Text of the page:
Kinetic scrolling is the popular term to denote the scrolling of a long list with a bit of physics so that user feels like moving a wheel. Such a list view is then often referred as a flick list, caused the scrolling involves some sort of flicking gestures. Made popular in iPhone, flick list quickly invades other mobile platforms with touch screen because it just feels so natural and more usable than using the conventional approach of scroll bars.
How about Qt-based GUI applications? Up to now we do not offer the flickable list in any standard widgets. A practical approach would be to subclass QAbstractScrollArea and then implement your own. This does not really solve the problem if you have already tons of widgets based on, say, QListView, as you might not want to change the class structure and inheritance. Is there another solution?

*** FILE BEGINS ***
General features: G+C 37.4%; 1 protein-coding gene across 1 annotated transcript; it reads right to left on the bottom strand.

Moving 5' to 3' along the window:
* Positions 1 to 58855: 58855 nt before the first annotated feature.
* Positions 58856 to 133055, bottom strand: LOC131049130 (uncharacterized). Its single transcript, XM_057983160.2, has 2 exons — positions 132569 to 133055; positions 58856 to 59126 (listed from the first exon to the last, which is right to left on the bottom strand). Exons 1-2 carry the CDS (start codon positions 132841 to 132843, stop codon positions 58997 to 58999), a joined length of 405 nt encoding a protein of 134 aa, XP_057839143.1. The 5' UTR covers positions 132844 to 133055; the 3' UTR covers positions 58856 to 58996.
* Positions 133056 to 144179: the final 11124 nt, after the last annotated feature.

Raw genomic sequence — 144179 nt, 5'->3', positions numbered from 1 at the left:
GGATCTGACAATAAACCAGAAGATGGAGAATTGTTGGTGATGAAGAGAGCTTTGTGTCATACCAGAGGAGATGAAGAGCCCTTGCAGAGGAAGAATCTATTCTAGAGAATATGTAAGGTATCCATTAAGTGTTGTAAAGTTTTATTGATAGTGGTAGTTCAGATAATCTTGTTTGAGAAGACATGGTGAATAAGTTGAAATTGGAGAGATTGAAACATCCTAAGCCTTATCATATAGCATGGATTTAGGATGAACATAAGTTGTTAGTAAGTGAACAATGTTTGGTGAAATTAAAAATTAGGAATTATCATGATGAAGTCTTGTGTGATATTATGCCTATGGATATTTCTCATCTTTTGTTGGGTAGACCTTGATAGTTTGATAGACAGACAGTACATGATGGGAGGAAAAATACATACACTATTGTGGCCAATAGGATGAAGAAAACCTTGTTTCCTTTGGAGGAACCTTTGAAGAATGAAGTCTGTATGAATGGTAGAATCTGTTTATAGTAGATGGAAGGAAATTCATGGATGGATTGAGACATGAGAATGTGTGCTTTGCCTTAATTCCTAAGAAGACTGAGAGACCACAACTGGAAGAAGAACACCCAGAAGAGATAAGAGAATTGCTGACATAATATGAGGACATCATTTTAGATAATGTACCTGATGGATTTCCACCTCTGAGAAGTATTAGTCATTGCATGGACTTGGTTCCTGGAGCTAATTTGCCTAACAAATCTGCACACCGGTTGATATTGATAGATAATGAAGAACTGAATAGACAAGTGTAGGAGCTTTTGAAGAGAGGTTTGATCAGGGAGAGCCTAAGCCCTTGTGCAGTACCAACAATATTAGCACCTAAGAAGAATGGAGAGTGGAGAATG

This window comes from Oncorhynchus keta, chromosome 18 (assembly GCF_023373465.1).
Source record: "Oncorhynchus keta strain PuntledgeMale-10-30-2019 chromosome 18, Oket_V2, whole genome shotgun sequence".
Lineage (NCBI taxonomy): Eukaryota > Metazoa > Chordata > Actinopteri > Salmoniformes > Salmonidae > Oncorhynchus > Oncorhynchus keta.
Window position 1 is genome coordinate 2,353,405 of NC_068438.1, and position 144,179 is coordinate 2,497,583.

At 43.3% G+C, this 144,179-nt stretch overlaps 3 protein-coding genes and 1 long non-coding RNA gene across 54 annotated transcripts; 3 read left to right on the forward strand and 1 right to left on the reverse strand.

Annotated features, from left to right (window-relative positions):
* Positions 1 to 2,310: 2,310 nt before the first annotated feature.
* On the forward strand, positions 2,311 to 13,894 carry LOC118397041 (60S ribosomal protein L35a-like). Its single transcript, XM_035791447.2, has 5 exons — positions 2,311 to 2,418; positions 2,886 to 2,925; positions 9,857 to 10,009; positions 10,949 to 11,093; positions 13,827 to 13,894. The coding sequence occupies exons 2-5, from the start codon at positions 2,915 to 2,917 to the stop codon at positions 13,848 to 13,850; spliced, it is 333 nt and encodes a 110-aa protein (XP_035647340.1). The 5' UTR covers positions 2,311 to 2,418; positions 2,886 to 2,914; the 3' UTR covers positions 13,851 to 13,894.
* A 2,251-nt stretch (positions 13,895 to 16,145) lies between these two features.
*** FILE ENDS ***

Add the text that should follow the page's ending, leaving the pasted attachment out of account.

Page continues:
Enter Flick Charm, today's dojo example. This charm is only a proof of concept and will not have all the goodies found in iPhone (e.g. no overshoot or bouncing). However, making your list flickable is a matter of writing the code:
svn checkout svn://labs.trolltech.com/svn/graphics/dojo/flickcharm
cd flickcharm && qmake && make && ./flickcharm
The secret of Flick Charm is the use of QObject::eventFilter to intercept the mouse events. From this, a state machine tracks the changes and apply the scrolling to the target widget. It was fairly straightforward to implement, evidenced from the class implementation that weighs around 300 lines of code only.
No kinetic scrolling demo is complete with a screencast. You can also watch it on YouTube or blip.tv.
Note: this Flick Charm automagically hides the scroll bars in the scroll area or web view. This is done because it does not make sense to have flickable list with still showing the scroll bars. If you are unhappy with this, enable the scroll bars again or just change the code.
Update: for PyQt users, check out the Python version of this charm, ported by Akos Polster.